verdicts and settlements

Date of Verdict:

April 28.

Court and Case No.:

C.P. Philadelphia No. 021103888.


Arnold L. New.

Type of Action:

Products liability.


Chronic pain; urinary dysfunction.

Plaintiffs Counsel:

Benjamin Anderson of Anderson Law Offices, Cleveland; Daniel J. Thornburgh, of Aylstock, Witkin, Kreis and Overholtz, Pensacola, Florida; Chris Gomez of Kline & Specter, Philadelphia; Martin P. Schrama and Stefanie Colella-Walsh of Stark & Stark, Princeton, New Jersey.

Defense Counsel:

Kenneth A. Murphy and Melissa A. Merk of Drinker Biddle & Reath, Philadelphia; Rita A. Maimbourg and Julie Callsen of Tucker Ellis, Cleveland; Nils B. Snell of Butler Snow, Fort Washington; James M. Campbell of Campbell, Campbell, Edwards & Conroy, Boston.

Plaintiffs Expert:

Dr. Bruce Rosenzweig, gynecology, Chicago.

Defense Expert:

Dr. Brian Flynn, urology, Aurora, Colorado; Janet Tomezsko, urogynecology, Skokie, Illinois.


A 12-member Philadelphia jury handed up a $20 million verdict—including $17.5 million in punitive damages—against Johnson & Johnson subsidiary Ethicon in the third pelvic mesh case to go to trial in the city.

It was also the third multimillion-dollar plaintiff’s verdict from Philadelphia’s pelvic-mesh mass tort program and the latest in a line of megaverdicts against Johnson & Johnson and its subsidiaries across the country over a variety of products.

The verdict in Engleman v. Ethicon, which also included $2.5 million in compensatory damages, was awarded April 28 in the Philadelphia Court of Common Pleas to a New Jersey woman who alleged she suffered life-altering injuries when the mesh eroded inside of her.

Plaintiff Margaret “Peggy” Engleman, of Cinnaminson, New Jersey, alleged in court papers that she had Ethicon’s TVT-Secur mesh implanted to help with her stress urinary incontinence, but her doctor discovered erosions in the material just two months later.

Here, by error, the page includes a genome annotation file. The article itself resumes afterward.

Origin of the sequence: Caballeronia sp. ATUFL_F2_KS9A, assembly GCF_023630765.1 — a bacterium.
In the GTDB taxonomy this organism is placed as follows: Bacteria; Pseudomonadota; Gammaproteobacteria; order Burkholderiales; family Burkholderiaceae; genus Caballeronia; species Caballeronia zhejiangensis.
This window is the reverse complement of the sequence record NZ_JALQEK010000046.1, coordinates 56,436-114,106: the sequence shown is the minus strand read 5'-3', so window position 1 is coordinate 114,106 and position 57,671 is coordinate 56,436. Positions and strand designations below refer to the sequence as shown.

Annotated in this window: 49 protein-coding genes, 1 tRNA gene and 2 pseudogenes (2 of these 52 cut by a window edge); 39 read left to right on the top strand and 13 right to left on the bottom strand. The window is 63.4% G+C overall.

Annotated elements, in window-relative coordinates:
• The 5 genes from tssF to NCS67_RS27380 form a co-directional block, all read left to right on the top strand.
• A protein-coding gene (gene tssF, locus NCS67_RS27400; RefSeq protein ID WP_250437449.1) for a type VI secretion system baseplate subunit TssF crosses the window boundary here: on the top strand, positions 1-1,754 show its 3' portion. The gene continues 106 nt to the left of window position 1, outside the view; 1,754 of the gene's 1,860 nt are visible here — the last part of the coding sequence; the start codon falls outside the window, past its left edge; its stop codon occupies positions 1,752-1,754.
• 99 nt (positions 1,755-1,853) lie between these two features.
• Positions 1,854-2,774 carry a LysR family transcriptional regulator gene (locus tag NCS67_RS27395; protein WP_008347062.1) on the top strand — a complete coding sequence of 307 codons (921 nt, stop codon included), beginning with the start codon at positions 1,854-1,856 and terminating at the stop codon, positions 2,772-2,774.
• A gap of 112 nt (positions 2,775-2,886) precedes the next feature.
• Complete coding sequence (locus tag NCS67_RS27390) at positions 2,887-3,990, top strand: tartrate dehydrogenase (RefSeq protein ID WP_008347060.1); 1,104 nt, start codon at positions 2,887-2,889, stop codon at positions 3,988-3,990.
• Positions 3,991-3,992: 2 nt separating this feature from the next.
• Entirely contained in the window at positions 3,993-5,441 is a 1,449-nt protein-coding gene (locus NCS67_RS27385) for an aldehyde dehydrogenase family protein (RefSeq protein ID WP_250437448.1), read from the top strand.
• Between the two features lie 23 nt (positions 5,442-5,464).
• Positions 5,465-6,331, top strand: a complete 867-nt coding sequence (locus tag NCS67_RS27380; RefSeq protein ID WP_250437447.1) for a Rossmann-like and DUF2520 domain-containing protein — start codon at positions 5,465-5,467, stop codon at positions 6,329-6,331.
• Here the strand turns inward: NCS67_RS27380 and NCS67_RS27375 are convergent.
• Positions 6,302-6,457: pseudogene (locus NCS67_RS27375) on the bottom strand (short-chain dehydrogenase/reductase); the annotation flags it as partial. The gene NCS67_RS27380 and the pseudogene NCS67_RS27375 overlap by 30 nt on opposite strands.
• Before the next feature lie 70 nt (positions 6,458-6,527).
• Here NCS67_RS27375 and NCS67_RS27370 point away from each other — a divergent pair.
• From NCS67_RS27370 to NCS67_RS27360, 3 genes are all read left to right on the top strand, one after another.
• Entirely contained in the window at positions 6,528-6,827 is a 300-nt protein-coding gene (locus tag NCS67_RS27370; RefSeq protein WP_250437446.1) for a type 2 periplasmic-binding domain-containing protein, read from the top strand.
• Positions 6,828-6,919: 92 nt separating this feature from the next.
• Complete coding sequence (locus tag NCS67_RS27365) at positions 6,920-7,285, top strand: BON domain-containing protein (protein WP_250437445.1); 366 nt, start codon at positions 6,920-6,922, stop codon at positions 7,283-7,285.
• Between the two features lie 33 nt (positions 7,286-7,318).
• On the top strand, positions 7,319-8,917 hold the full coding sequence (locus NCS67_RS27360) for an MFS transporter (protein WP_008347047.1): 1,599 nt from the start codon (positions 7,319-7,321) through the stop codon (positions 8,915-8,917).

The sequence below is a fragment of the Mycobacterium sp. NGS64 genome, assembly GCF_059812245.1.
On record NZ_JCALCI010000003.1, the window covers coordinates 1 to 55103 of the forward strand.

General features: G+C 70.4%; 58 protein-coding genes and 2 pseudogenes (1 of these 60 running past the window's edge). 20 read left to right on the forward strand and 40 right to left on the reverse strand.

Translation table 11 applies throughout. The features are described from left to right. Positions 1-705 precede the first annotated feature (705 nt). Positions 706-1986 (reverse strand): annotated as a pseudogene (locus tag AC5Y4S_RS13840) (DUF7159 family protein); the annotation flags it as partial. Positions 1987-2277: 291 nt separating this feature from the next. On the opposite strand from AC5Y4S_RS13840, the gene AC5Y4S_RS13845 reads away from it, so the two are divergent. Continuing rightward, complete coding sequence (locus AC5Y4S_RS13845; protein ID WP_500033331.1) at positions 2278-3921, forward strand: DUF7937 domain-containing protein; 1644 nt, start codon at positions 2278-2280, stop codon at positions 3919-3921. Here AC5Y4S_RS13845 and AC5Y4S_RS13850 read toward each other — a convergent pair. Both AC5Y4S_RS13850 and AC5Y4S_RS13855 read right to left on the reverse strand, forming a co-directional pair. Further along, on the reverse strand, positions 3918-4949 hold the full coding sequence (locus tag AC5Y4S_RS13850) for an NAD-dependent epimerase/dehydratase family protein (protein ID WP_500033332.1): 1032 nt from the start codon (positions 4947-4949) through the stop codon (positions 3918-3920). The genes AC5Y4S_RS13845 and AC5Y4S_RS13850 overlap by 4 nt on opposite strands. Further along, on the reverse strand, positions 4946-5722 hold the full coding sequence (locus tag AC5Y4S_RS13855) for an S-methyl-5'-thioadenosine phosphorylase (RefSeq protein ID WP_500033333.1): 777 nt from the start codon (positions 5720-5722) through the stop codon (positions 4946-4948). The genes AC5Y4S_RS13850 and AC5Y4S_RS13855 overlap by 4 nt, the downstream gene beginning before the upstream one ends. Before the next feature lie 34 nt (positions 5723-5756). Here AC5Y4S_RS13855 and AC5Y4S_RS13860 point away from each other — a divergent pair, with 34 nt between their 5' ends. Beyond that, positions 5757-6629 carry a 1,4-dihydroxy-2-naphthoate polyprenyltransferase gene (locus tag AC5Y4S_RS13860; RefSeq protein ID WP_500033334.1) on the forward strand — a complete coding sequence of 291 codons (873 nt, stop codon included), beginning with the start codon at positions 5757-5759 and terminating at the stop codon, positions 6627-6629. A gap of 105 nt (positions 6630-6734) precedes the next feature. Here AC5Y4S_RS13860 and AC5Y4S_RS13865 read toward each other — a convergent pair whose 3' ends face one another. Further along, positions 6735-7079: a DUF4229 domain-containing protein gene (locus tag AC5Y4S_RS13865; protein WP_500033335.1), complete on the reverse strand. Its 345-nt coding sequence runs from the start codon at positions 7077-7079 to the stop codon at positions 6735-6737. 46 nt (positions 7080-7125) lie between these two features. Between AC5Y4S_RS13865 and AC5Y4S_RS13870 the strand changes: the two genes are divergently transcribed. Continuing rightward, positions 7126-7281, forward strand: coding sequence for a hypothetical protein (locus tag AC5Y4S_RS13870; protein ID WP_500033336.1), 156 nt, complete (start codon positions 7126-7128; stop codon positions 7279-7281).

Engleman said in her pretrial memorandum that the eroding mesh began causing her pain and she was eventually forced to undergo three separate surgeries, under anesthesia, to remove the material. However, portions of the mesh remain in her body and she has developed chronic pain and urinary dysfunction, according to the memorandum.

Engleman alleged in court papers that TVT-Secur was “defective in design, warnings and instructions” and that Johnson & Johnson released the product to the public despite knowing that there was a significant risk that the mesh would erode inside patients.

Ethicon argued in its own pretrial memorandum that Engleman offered no evidence that the company “failed to warn of risks not within the common knowledge of pelvic floor surgeons.”

“Under New Jersey law, a manufacturer has no duty to warn of risks that are within the common knowledge of physicians,” the company said in its memorandum.

But Engleman’s attorney, Benjamin Anderson of Anderson Law Offices in Cleveland, said he thought the jury turned in his client’s favor when a former consultant for Johnson & Johnson learned for the first time, while being cross-examined, about an internal study circulated within the company warning of the dangers of pelvic mesh.

The jury ultimately agreed with the plaintiffs that TVT-Secur mesh was defective in design and that Ethicon failed to adequately warn of its risks.

According to Anderson, the jury unanimously found that the statute of limitations had not expired; 11 of 12 jurors found the mesh was defectively designed while 10 of 12 found that the design defect caused Engleman’s injuries; the failure-to-warn verdict was unanimous, as was the failure-to-warn causation finding; 11 of 12 jurors agreed to the $2.5 million compensatory damages award; 10 of 12 agreed that punitive damages should be awarded and 11 of 12 agreed that to the amount of those damages.

“Their punitive damages award is a reflection, we believe, of how despicable this conduct was, how offensive this was,” Anderson said.

An Ethicon spokeswoman said in a statement, “We believe the evidence showed Ethicon’s TVT-Secur device was properly designed, Ethicon acted appropriately and responsibly in the research, development and marketing of the product, and TVT-Secur was not the cause of the plaintiff’s continuing medical problems. Therefore, we are disappointed with today’s verdict and feel we have strong grounds for appeal.”

The verdict in Engleman came just over 14 months after a Philadelphia jury unanimously handed up an award of $3.5 million in compensatory damages and $10 million in punitive damages in Carlino v. Ethicon.

Before that, in December 2015, a jury handed up a $12.5 million award to a woman making similar claims about an Ethicon-made pelvic mesh device.

— Zack Needles, of the Law Weekly